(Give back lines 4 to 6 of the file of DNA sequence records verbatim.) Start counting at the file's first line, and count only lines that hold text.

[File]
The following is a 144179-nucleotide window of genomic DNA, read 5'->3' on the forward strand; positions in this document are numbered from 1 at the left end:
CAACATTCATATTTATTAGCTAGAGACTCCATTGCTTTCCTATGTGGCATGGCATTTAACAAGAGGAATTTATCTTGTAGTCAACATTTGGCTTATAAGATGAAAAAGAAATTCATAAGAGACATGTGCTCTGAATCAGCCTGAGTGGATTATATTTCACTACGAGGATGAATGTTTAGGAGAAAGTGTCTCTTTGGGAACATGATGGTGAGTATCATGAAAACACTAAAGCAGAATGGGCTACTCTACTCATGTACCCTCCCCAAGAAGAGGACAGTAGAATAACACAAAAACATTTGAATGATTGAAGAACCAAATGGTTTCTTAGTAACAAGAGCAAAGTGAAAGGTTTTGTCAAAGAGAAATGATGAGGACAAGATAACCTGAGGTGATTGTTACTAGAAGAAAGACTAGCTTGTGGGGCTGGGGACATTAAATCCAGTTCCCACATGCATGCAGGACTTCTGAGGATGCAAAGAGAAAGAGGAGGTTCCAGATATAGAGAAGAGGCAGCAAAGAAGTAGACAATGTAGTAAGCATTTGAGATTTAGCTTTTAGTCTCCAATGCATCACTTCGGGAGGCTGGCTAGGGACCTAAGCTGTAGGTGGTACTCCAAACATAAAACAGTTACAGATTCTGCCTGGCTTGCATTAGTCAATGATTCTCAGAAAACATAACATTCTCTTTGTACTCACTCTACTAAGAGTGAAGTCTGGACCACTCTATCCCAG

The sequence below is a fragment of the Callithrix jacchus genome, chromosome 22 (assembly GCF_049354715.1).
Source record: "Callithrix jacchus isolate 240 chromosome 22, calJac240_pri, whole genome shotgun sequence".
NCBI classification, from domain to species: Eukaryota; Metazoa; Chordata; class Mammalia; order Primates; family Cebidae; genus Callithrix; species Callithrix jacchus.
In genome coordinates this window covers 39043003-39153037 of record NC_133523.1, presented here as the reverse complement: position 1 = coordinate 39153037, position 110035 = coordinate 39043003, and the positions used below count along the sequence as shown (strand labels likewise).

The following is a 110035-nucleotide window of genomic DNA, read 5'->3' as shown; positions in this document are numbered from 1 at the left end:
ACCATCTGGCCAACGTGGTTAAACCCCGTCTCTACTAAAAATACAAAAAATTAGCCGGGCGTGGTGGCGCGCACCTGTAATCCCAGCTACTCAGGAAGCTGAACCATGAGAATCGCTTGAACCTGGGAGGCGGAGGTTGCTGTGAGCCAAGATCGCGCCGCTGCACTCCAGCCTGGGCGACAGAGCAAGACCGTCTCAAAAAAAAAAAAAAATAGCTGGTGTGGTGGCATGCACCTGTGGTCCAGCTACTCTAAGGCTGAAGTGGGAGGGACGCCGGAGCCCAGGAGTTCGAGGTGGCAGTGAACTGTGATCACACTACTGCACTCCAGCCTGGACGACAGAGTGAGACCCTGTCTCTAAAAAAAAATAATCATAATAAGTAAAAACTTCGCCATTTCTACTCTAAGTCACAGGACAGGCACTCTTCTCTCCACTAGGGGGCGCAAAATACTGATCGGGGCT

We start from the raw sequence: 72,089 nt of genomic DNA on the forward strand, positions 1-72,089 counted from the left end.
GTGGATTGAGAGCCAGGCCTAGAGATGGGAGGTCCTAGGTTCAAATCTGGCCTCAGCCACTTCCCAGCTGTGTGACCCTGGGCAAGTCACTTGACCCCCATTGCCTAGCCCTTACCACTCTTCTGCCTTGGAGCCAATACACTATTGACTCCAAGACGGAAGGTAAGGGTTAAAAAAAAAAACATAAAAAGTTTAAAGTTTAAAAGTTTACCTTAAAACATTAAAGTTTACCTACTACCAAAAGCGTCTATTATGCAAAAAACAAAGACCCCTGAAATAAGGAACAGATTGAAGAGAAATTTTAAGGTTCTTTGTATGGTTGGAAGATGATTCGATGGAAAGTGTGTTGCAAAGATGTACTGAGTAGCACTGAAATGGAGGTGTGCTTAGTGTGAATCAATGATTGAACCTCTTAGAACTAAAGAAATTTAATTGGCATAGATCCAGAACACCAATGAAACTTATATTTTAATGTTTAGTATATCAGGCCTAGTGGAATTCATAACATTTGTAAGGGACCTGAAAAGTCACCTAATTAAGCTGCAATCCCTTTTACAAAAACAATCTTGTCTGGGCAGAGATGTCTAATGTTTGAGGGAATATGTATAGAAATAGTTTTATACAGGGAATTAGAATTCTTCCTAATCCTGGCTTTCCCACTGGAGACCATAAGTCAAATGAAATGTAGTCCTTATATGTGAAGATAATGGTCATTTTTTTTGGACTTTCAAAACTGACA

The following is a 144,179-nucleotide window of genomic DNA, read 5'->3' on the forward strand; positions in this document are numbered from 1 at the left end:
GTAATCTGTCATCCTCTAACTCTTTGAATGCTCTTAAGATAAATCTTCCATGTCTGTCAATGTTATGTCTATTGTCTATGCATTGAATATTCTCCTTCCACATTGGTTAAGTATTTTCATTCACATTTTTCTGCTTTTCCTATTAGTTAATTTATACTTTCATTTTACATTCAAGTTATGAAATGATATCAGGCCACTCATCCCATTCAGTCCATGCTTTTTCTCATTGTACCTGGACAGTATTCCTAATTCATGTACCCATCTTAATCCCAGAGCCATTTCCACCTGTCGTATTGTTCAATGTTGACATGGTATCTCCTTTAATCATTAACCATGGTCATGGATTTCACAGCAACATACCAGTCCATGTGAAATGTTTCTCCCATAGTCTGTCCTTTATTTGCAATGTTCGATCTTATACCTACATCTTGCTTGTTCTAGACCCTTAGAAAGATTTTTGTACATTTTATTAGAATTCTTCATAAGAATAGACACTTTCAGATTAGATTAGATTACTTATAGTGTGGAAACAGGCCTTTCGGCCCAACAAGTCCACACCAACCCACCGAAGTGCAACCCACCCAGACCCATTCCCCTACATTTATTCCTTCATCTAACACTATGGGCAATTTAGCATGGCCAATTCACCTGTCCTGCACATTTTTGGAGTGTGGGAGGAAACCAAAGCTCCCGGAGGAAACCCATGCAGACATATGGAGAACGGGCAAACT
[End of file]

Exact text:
Source record: "Callithrix jacchus isolate 240 chromosome 22, calJac240_pri, whole genome shotgun sequence".
NCBI classification, from domain to species: Eukaryota; Metazoa; Chordata; class Mammalia; order Primates; family Cebidae; genus Callithrix; species Callithrix jacchus.
In genome coordinates this window covers 39043003-39153037 of record NC_133523.1, presented here as the reverse complement: position 1 = coordinate 39153037, position 110035 = coordinate 39043003, and the positions used below count along the sequence as shown (strand labels likewise).